Crown gall disease (tumor) is a type of cancer disease that occurs by forming tumors in the root and root collar of many woody and herbaceous plant species. The occurrence of the disease is caused by 4 types of soil and plant pathogens:

  • Agrobacterium tumefaciens
  • Agrobacterium rhizogenes
  • Agrobacterium rubi
  • Agrobacterium vitis

Among these pathogens, the most common pathogen causing this disease is the bacterium Agrobacterium tumefaciens.

Tumors around the crown. (Image source: Grow the Valley Podcast)

The bacterium that causes this root cancer disease is rod-shaped and has a peritric whip with dimensions of 0.4-0.8x1.0-3.0 µm. Virulent bacteria carry several large plasmids. One of these plasmids has genes that cause tumor formation and is called a Ti-plasmid. Bacteria that do not have Ti-plasmid or lose Ti-plasmid by heating are not virulent. The agent is Gram-negative and not acid-resistant. The optimum development temperature is 25-30°C, the minimum is 0°C, and the maximum development temperature is 37°C. The thermal death point of the bacterium is 50-52°C.t

The agent is able to live in the soil for a long time and maintain its virulence in the treated soil. It has been found that it spreads more on alkaline soils than on those with a slightly acidic character. Bacteria can maintain their vitality for many years as saprophytes in the soil. When a host plant is planted in infected soils, it enters the plant from fresh wounds opened for reasons such as cultural processes, vaccination, insect and nematode feeding in the parts of the root or trunk close to the soil. Bacteria that multiply in intercellular spaces genetically transform plant cells, stimulating excessive and uncontrolled cell division, causing tumor formations. Bacteria re-enter the soil from the surface of these galls. The disease is spread by infected seedlings and soils.

Symptoms and Spread

The disease occurs with fruit trees, at the roots of some forest and park trees and in parts of the trunk near the soil surface. Although the location of the disease is the crown (root collar) of the trees, rarely it may occur in the root and the parts above ground. On thin and deep roots, the disease almost never occurs. The rate of occurrence of the disease increases as the roots thicken and approach the crown.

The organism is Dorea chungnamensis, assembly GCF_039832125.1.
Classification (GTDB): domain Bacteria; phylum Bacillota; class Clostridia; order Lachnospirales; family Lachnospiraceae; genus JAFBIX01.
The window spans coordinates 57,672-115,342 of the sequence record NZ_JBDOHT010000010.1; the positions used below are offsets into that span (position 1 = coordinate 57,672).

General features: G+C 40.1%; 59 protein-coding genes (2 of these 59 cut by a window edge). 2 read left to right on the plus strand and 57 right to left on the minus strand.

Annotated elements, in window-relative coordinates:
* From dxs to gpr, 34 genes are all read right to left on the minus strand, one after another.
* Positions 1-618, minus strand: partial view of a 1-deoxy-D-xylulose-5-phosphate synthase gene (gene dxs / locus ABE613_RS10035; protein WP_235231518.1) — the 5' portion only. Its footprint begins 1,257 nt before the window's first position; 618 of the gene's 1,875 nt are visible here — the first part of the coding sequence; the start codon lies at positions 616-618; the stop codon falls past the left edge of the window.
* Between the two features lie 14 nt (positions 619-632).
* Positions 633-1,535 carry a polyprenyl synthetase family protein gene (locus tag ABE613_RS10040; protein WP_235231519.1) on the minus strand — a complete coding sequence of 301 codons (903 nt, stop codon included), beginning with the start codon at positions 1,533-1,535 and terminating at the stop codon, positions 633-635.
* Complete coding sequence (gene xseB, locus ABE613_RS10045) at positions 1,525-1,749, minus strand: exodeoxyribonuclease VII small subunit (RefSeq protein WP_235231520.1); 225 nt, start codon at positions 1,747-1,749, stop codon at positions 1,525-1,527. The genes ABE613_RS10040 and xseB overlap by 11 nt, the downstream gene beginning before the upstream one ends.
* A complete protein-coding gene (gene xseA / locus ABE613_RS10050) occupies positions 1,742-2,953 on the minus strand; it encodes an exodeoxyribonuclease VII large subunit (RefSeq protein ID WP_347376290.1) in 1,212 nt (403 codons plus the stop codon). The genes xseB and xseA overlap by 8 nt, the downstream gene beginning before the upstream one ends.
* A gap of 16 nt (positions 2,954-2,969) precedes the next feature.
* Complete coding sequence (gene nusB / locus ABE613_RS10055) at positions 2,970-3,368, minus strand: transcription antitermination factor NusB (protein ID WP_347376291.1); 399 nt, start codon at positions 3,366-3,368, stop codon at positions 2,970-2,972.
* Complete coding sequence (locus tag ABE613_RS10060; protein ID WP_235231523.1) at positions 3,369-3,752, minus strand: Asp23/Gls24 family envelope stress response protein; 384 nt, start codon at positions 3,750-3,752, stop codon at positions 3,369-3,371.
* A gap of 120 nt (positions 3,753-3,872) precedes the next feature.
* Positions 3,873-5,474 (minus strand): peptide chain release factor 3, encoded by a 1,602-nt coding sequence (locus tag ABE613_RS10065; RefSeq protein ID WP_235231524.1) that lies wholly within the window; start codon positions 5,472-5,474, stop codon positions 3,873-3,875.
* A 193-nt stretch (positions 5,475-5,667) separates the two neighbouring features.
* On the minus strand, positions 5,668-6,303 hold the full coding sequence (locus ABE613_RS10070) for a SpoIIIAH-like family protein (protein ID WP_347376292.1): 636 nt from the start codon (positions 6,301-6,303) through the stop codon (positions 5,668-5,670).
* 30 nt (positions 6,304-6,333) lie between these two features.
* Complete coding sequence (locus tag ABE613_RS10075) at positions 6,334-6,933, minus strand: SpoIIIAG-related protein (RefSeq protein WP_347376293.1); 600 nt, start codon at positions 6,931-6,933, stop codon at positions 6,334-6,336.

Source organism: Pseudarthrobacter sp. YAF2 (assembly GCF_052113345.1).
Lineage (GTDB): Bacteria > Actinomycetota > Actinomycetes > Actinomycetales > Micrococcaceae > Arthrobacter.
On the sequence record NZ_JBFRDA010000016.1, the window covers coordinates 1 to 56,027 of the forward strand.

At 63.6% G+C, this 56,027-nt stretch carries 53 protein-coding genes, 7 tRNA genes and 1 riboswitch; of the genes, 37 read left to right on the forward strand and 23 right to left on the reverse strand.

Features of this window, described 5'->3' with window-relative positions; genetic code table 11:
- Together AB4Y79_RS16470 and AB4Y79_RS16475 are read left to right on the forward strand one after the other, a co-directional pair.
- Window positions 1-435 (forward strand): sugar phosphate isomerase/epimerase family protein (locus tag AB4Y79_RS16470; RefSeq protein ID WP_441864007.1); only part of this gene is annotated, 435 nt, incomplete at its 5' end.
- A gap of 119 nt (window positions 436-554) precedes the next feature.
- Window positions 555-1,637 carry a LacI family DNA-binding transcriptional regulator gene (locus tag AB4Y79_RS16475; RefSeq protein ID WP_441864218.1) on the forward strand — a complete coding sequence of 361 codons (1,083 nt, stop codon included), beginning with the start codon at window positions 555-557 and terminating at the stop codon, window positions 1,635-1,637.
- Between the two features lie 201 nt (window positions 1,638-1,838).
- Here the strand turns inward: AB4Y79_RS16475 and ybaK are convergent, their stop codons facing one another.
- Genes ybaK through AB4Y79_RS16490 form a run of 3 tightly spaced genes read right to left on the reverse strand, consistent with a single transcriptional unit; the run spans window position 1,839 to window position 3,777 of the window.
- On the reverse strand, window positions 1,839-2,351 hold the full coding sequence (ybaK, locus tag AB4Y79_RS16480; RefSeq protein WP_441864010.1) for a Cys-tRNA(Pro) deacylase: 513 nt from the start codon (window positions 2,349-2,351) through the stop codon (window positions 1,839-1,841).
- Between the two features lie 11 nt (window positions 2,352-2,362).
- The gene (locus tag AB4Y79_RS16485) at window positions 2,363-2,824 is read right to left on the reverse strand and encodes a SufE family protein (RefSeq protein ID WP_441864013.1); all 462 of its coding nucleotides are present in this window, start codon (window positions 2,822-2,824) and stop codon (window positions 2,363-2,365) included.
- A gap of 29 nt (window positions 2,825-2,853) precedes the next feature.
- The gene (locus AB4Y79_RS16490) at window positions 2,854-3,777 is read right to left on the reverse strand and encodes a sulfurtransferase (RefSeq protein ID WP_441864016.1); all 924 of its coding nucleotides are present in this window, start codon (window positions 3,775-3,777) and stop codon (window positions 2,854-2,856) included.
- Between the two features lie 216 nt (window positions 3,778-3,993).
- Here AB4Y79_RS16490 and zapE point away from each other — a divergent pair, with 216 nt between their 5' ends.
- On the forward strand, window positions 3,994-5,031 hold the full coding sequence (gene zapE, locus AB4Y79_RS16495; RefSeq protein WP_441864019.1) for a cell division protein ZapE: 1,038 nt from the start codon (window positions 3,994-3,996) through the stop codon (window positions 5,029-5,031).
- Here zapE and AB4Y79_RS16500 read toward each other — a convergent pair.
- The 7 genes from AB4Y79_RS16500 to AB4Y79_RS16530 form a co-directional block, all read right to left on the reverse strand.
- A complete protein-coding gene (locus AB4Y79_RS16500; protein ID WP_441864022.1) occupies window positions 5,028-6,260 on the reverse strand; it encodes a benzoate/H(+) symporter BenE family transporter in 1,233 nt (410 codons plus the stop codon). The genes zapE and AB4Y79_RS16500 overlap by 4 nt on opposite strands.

The disease begins as a result of excessive proliferation of parenchyma cells where the bacterium infects. The first symptom of the disease is a small tumor. During the growing season, a visible gall can be seen in 2-4 weeks. At the beginning of the formation of tumor, the tumors are white or skin-colored and rather soft, not easily distinguishable from the scar tissue (callus). Tumor tissue usually develops faster than scar tissue. With the decay of cells on the outer surface of the tumors, the color of the tumors turn into dark coffee-black. Some galls can be easily broken down and easily separated from plant tissue. Some galls, on the other hand, are more woody and hard in structure. The dimensions of the galls can vary from the size of a nut to a diameter of up to 30 cm. Some of the tumors completely rot and lose their activity, while others may show fresh developments again from any surface in the following season.

The disease, in addition to the formation of tumors in plants, also causes symptoms such as stunting together with small and chlorotic leaf growth. Infected trees with these small-sized leaves become weak and inefficient. Pests of various types and sizes can settle on the lower parts of the leaves of almond trees with water stress. The most common symptom is yellowing or tanning of the leaves, followed by defoliation.

Sick plants are much more susceptible to adverse environmental conditions, especially winter damage. Plants with tumors in the root collar or in the main roots develop poorly, and a decrease in their yield occurs. Heavily infected plants can die.
In nurseries, tumors of the size of hazelnuts or walnuts are seen in the root collar and the roots of the seedlings. Tumors are initially cream-colored, then turn darker and their surface cracks. Seedlings that are severely affected by the disease can not develop well. Young trees are very affected by infection and dry out in a short time. Older trees, on the other hand, produce little and poor-quality fruit.

Measures of prevention

  • In soils with heavy and high water retention capacity, nursery and fruit growing facilities should be avoided when possible. Drainage channels should be opened if a facility is already established.
  • When setting up a nursery, it should first be checked whether the nursery soil is contaminated with this bacterium.